One of the examples that came to mind in the global sphere is Charles Schultz, the chairman of Starbucks (SBUX), who several years back spoke to investors, and there was one nettlesome young analyst who kept asking the head of Starbucks when they would show profits in China. And the dialogue went back and forth: When will you show profits? He said, how big do you want us to be? When will you show profits? How big do you want us to be? And it went back and forth like this. And the answer was – and I think it’s the true one – if you want us to dominate China, then let us not show profits for a long time. And if you permit that, we will end up at the final analysis with a dominant position in an important market with moat-like characteristics. If you try to establish, as so many American companies did, a base in China and do it without impacting earnings, you’ll do it with a very small business that won’t have a competitive franchise. And that trade off is just as clear an expression of this notion of the capacity to suffer. Now Schultz isn’t going to lose Starbucks because he has enough stock to keep it on the course that he chooses, but there are many companies that don’t have that control, most don’t, and so they favor short-term results versus the long term.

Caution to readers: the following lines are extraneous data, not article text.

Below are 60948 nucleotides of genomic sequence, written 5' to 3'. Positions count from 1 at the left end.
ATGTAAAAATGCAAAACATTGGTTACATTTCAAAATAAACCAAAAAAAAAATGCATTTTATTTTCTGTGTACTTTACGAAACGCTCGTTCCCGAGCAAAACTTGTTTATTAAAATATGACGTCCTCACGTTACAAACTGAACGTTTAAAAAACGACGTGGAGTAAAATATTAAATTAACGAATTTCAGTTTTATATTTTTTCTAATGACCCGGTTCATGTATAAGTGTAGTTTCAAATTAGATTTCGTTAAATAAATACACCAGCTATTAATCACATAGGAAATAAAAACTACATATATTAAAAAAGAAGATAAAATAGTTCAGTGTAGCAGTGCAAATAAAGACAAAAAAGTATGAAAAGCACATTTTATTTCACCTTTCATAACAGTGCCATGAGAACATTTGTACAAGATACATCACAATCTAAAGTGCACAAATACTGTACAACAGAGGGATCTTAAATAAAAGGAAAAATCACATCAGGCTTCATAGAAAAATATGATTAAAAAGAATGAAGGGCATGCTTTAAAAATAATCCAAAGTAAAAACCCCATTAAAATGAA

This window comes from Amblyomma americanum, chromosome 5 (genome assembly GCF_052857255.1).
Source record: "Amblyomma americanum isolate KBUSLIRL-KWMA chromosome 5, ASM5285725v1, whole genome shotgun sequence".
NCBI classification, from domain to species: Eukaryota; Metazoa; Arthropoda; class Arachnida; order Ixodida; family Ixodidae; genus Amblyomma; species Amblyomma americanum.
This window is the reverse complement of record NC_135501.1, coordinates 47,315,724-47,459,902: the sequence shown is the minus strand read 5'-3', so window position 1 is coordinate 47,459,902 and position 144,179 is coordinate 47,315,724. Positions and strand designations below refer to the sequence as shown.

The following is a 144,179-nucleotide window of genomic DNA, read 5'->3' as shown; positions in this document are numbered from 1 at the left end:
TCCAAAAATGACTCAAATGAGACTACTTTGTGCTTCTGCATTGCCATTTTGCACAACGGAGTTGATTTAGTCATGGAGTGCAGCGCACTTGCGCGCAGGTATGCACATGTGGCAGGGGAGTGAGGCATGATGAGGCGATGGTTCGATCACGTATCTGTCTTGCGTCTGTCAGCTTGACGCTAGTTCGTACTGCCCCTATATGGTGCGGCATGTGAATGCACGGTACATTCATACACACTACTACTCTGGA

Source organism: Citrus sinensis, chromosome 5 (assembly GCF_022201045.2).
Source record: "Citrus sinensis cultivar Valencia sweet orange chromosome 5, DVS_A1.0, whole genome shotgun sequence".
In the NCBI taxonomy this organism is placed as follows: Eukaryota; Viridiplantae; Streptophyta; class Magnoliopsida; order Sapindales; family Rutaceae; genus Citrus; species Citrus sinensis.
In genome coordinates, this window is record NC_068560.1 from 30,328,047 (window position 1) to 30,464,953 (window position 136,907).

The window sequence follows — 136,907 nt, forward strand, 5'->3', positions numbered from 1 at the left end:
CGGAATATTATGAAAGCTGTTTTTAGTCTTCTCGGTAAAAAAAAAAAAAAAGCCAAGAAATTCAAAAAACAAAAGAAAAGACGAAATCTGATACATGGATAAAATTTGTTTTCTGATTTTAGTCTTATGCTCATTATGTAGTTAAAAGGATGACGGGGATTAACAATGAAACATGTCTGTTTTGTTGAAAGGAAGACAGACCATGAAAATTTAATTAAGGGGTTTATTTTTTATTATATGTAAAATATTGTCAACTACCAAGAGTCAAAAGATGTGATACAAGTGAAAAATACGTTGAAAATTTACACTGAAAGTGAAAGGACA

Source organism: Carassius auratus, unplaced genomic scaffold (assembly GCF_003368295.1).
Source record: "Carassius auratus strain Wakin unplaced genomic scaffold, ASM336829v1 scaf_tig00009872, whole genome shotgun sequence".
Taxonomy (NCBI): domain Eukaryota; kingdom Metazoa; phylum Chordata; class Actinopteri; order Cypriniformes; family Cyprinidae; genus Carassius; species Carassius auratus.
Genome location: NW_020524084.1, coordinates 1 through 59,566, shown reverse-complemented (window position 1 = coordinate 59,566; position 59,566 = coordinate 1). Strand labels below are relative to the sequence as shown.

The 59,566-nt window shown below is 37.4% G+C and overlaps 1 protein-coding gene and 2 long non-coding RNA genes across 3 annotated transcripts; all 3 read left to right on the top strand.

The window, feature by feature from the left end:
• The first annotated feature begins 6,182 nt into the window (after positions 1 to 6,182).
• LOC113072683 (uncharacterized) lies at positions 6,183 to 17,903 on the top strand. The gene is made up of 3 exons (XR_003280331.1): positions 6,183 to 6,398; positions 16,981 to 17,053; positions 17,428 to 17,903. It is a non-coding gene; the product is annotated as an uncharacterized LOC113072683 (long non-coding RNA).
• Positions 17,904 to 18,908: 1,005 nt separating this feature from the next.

And the last thing I guess I’d say, there were several questions about what’s a competitive moat and what’s the method you use to decide whether something is worth a dollar in the first place? I look for 50-cent dollars, but what is a dollar? And for me, it would be a business as a franchise and a business that has the capacity to reinvest money. A perfect example of that would be Nestle, where they’ve been in foreign markets for over 100 years, where their products have been in the consumer’s awareness, but they’ve been unaffordable, because that broad consumer doesn’t have the consumer disposable income. But that awareness and that pent up demand is really an asset that is largely missed when looking at a company. You think about the difference between Kraft (KFT) who Patrick said has suffered badly in its domestic cheese business, and a Nestle where they have a share of the consumer’s mindset in 135 markets I think around the world. Kraft struggles mightily because of the domestic nature of their business and Nestle has the capacity to reinvest money broadly around the world and in an accelerated fashion because the world is growing in its consumer disposable income. An so I would look in general to the ability in the growing foreign markets as a source of what I think has over the years been a very important contributor to the performance you see on this table. From the early 1980s we’ve tapped into businesses that have had the capacity to reinvest abroad. And that’s been a huge part of the business success.